Invited for some tea in the restaurant car by Miss Froy, Iris is perturbed to find the guests from the hotel whom her party had disturbed are on board. Irritated by her companion’s incessant chattering, Iris returns alone to the compartment and falls asleep. Miss Froy doesn’t return. The English guests, all of whom have their own reasons for not wanting any unseemly investigations delay the train in Trieste, deny seeing Miss Froy and when Iris enlists the help of a Professor and his young student who speak the local lingo to interrogate the other travellers in the compartment, they all too deny the existence of Miss Froy. The woman in black, who turns out to be a Baroness (natch), goes as far as to suggest that Iris is hysterical and suffering from delusions brought on by sun stroke.

What has happened to Miss Froy and will anyone believe Iris?

I won’t spoil the story and, indeed, it is all a bit obvious. But that doesn’t spoil the tale and for those looking for something a little deeper in their reading material, this book obliges. It explores the reliability and integrity of witnesses. Do they have their own motives that colour their perception of what they have seen or encourage them to deny seeing what they have seen? Iris descends into a Kafkaesque nightmare where she begins to doubt her own sanity but with plucky British perseverance she soldiers on.

Another nice touch is White’s portrayal of the Brits abroad. The youngsters are loutish and the older ones impervious to the culture and mores of the country they happen to grace with their presence. When she cannot make herself understood by these foreign Johnnies, Iris just shouts louder, in English, of course.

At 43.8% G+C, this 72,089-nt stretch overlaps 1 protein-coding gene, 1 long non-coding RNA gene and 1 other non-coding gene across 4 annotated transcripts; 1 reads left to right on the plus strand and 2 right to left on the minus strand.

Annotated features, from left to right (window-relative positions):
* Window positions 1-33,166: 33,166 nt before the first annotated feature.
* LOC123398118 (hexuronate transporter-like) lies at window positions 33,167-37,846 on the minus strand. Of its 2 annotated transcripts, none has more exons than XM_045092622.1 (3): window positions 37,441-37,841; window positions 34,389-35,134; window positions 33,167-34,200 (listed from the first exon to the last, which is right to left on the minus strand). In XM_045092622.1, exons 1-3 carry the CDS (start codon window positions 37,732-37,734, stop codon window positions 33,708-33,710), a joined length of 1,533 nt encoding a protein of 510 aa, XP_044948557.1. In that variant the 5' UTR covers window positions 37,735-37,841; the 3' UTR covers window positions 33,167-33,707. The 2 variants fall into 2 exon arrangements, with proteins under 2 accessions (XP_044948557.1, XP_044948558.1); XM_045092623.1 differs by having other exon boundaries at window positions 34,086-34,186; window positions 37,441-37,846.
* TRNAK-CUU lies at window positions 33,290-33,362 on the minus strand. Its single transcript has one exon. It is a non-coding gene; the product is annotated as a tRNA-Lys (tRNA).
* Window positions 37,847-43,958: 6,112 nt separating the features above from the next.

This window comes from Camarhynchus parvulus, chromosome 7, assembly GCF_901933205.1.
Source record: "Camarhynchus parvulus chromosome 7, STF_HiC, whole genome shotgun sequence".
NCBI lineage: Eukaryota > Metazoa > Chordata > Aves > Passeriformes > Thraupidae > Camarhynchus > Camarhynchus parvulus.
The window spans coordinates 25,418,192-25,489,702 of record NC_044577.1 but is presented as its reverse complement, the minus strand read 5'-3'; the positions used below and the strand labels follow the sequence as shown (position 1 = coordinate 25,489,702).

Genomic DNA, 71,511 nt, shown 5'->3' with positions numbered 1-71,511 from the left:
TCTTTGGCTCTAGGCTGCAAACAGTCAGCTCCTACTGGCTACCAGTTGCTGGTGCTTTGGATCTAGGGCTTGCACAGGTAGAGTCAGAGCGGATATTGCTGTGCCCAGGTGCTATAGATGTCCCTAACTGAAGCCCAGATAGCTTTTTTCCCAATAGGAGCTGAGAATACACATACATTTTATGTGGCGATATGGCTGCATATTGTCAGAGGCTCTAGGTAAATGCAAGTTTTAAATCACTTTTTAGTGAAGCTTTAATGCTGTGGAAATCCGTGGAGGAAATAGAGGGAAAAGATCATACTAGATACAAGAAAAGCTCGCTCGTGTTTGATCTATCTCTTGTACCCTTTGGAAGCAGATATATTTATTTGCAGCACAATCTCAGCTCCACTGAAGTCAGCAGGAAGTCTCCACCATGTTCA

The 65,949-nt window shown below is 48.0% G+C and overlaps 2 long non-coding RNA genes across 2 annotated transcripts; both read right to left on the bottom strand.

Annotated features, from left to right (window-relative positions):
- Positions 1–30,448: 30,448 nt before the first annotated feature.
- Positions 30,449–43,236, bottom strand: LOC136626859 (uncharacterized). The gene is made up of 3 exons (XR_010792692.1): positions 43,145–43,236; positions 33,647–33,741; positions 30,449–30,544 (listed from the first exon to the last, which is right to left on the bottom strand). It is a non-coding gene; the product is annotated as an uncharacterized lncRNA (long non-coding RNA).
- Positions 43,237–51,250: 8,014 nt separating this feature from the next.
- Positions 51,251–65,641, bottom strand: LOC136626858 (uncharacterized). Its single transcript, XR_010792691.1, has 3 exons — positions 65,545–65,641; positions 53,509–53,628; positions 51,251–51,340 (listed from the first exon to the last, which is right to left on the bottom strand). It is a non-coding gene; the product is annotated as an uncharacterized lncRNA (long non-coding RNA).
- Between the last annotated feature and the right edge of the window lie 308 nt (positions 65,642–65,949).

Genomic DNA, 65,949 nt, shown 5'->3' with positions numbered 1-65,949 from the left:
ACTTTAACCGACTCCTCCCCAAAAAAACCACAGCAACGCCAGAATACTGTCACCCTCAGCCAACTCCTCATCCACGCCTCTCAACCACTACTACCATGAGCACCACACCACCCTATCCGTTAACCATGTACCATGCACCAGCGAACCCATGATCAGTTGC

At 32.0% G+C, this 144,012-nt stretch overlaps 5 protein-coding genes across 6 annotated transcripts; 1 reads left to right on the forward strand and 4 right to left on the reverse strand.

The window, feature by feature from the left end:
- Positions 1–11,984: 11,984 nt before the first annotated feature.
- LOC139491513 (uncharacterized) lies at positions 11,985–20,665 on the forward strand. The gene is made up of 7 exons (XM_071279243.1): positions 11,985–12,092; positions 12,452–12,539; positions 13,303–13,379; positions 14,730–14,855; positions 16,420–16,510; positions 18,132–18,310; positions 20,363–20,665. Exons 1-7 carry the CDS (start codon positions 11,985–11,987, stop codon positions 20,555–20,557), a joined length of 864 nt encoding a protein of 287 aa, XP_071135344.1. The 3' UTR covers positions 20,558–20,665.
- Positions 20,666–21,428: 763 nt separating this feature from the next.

An interesting narrative touch is that throughout the book White cuts to Miss Froy’s parents who, with mounting anticipation, await the much longed for return of their daughter, a device which adds an extra layer of pathos to the tale.

White is a much underrated writer and this book, I found, is gripping, well written and, I’m sure, much better than the film.

Book Corner – September 2019 (2)

School for Love – Olivia Manning

Olivia Manning again. Published in 1951, this book is based once more in the Levant, this time Jerusalem in 1945. The title is a loose paraphrase of a couplet from William Blake’s slightly odd poem about learning to recognise and experience a divine love that transcends race, The Little Black Boy; “and we are put on earth a little space/ that we may learn to bear the beams of love”. In essence, this book is about the coming of age of an orphaned boy, Felix Latimer, and his understanding of the ways of the world.

Felix was molly-coddled by his mother but when she died in Baghdad, his father had already been killed in action, he is packed off to Jerusalem to stay with an adopted aunt, Miss Bohun. We are put on our guard about Miss Bohum early on in the book when Felix recollects his mother’s unwillingness to have anything to do with her; “whenever his father had suggested a trip to Jerusalem, his mother had said: “Oh no, dear one, not there. We’d have to see Ethel Bohun. I couldn’t bear it””.